The Bush policy doesn't ban stem-cell research; it merely says that taxpayers shouldn't have to finance the destruction of embryos that they consider to be human life.Just when I thought I couldn't be more surprised at being misinformed by the mainstream media, the Wall Street Journal pops in to explain that the basic tenets of the stem cell controversy are vastly overblown.
The debate over stem-cell research is once again being portrayed as a kind of moral Armageddon: a choice between federal funding and none, between scientific progress and religious zealotry. We hate to spoil the political drama, but maybe the system has stumbled toward a compromise that is more sensible than the debate makes it appear.
… Recall what the President's August 2001 decision actually did. It allowed federal funding for research on existing stem-cell lines where, he said, "the life and death decision has already been made." But it forbade funding for research into new lines, which entailed both the creation and destruction of human embryos.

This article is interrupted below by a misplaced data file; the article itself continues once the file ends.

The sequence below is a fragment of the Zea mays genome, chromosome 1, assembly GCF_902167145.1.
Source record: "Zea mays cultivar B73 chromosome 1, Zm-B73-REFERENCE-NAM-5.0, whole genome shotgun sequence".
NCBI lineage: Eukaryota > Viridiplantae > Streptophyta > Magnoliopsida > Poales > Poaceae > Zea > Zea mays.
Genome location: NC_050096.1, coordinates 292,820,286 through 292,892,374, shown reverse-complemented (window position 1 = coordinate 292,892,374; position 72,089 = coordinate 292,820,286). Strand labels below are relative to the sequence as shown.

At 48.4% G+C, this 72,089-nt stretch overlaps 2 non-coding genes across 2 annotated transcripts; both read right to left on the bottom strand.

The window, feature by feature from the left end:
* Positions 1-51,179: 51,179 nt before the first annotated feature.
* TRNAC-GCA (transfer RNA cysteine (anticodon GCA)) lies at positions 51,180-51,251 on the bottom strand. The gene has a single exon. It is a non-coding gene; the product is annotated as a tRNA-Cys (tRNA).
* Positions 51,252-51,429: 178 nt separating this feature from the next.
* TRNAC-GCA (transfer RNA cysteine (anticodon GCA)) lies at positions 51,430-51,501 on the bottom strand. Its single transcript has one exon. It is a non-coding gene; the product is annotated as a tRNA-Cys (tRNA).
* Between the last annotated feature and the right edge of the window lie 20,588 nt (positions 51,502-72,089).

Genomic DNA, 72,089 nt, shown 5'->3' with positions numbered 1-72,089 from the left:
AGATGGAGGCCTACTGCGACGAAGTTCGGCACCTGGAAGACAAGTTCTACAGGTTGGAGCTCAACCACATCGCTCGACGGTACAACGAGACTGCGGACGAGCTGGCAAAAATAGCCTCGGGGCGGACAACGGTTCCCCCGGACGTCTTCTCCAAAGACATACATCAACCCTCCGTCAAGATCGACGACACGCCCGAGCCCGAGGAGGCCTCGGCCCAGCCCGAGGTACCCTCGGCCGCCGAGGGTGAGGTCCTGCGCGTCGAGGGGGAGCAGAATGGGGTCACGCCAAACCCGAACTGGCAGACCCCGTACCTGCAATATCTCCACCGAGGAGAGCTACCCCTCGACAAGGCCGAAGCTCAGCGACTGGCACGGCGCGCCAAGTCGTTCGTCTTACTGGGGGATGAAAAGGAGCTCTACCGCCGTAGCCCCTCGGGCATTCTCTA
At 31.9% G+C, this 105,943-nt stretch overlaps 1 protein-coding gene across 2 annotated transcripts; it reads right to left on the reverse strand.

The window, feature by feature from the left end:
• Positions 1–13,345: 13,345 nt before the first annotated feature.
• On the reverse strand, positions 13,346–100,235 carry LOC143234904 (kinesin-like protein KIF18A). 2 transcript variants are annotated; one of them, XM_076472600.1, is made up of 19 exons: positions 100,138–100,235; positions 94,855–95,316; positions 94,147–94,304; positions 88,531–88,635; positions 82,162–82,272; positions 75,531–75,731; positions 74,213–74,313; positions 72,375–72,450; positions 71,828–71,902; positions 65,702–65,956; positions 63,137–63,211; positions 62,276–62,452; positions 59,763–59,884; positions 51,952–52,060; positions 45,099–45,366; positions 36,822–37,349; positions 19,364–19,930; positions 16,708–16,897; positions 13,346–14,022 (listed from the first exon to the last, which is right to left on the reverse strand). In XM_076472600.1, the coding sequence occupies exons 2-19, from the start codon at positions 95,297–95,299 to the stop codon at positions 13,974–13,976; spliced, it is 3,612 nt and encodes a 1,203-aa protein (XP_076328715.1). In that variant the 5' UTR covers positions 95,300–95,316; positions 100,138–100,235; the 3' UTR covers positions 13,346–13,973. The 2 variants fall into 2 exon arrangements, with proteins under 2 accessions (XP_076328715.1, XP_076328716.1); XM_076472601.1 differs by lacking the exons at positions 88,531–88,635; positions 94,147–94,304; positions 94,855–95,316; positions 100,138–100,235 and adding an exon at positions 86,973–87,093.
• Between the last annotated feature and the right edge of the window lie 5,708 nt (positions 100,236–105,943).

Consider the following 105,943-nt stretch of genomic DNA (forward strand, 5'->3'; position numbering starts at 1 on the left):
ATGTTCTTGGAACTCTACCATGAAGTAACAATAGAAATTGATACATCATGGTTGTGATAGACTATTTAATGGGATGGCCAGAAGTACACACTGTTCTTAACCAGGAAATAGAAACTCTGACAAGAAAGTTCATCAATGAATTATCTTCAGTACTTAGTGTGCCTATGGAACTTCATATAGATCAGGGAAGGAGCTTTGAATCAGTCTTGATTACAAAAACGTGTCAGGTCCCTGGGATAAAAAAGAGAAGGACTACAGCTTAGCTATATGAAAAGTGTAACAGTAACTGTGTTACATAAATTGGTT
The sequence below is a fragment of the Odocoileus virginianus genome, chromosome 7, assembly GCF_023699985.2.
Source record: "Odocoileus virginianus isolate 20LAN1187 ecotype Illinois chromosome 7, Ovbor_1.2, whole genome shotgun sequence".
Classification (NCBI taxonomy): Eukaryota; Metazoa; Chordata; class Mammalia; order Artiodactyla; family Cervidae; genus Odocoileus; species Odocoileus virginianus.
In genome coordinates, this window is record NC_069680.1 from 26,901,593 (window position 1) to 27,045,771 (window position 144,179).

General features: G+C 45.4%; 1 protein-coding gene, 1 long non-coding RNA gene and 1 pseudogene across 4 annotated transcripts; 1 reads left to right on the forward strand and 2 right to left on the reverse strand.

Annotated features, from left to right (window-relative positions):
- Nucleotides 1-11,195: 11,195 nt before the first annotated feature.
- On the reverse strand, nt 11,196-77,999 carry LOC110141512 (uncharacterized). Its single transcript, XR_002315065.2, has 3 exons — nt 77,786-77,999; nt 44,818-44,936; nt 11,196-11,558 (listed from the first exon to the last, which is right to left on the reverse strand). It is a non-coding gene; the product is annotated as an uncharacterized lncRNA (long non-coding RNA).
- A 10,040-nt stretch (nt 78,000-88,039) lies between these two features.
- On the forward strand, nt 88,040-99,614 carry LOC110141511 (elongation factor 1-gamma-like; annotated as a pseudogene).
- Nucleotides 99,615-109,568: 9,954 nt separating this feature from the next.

Critically, Mr. Bush's decision applied only to federal funding; it did not impinge on the rights of individual researchers, universities, hospitals, private labs, public corporations or states to conduct embryonic research. In other words, the President did not "ban" anything. He simply refused to allow taxpayer money to be spent on a practice millions of Americans consider morally offensive.